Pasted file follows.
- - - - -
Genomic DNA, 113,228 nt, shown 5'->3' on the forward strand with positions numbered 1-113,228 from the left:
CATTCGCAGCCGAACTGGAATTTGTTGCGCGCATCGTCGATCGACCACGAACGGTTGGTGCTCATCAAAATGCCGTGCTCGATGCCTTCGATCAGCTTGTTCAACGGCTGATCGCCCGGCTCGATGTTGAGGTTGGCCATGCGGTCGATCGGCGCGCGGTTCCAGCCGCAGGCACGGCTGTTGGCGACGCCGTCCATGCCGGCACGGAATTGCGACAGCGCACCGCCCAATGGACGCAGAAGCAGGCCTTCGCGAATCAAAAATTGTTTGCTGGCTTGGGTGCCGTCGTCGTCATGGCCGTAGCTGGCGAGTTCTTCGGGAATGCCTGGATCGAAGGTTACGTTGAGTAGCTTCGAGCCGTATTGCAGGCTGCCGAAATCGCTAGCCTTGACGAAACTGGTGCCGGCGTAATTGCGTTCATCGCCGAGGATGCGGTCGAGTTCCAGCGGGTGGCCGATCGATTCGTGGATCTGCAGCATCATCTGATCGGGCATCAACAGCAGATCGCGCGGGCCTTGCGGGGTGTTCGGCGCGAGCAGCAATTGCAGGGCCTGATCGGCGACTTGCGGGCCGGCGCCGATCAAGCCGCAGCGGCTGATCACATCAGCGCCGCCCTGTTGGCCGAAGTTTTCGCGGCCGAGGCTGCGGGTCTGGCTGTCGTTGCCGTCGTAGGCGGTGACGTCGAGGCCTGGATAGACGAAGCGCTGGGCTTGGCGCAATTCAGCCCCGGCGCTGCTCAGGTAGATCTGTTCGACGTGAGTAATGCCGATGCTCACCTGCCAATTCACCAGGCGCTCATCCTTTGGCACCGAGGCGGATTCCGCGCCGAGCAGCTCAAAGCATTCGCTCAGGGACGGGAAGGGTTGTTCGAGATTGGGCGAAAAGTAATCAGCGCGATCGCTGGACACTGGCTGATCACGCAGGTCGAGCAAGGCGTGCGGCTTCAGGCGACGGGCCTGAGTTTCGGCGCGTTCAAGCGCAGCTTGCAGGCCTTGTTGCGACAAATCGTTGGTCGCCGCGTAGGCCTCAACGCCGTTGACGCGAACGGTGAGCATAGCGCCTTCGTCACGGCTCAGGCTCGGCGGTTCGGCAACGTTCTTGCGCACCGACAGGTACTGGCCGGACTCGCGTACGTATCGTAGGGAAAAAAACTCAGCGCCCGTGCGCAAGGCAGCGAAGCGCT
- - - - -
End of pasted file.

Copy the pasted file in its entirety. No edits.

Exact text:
Genomic DNA, 113,228 nt, shown 5'->3' on the forward strand with positions numbered 1-113,228 from the left:
CATTCGCAGCCGAACTGGAATTTGTTGCGCGCATCGTCGATCGACCACGAACGGTTGGTGCTCATCAAAATGCCGTGCTCGATGCCTTCGATCAGCTTGTTCAACGGCTGATCGCCCGGCTCGATGTTGAGGTTGGCCATGCGGTCGATCGGCGCGCGGTTCCAGCCGCAGGCACGGCTGTTGGCGACGCCGTCCATGCCGGCACGGAATTGCGACAGCGCACCGCCCAATGGACGCAGAAGCAGGCCTTCGCGAATCAAAAATTGTTTGCTGGCTTGGGTGCCGTCGTCGTCATGGCCGTAGCTGGCGAGTTCTTCGGGAATGCCTGGATCGAAGGTTACGTTGAGTAGCTTCGAGCCGTATTGCAGGCTGCCGAAATCGCTAGCCTTGACGAAACTGGTGCCGGCGTAATTGCGTTCATCGCCGAGGATGCGGTCGAGTTCCAGCGGGTGGCCGATCGATTCGTGGATCTGCAGCATCATCTGATCGGGCATCAACAGCAGATCGCGCGGGCCTTGCGGGGTGTTCGGCGCGAGCAGCAATTGCAGGGCCTGATCGGCGACTTGCGGGCCGGCGCCGATCAAGCCGCAGCGGCTGATCACATCAGCGCCGCCCTGTTGGCCGAAGTTTTCGCGGCCGAGGCTGCGGGTCTGGCTGTCGTTGCCGTCGTAGGCGGTGACGTCGAGGCCTGGATAGACGAAGCGCTGGGCTTGGCGCAATTCAGCCCCGGCGCTGCTCAGGTAGATCTGTTCGACGTGAGTAATGCCGATGCTCACCTGCCAATTCACCAGGCGCTCATCCTTTGGCACCGAGGCGGATTCCGCGCCGAGCAGCTCAAAGCATTCGCTCAGGGACGGGAAGGGTTGTTCGAGATTGGGCGAAAAGTAATCAGCGCGATCGCTGGACACTGGCTGATCACGCAGGTCGAGCAAGGCGTGCGGCTTCAGGCGACGGGCCTGAGTTTCGGCGCGTTCAAGCGCAGCTTGCAGGCCTTGTTGCGACAAATCGTTGGTCGCCGCGTAGGCCTCAACGCCGTTGACGCGAACGGTGAGCATAGCGCCTTCGTCACGGCTCAGGCTCGGCGGTTCGGCAACGTTCTTGCGCACCGACAGGTACTGGCCGGACTCGCGTACGTATCGTAGGGAAAAAAACTCAGCGCCCGTGCGCAAGGCAGCGAAGCGCT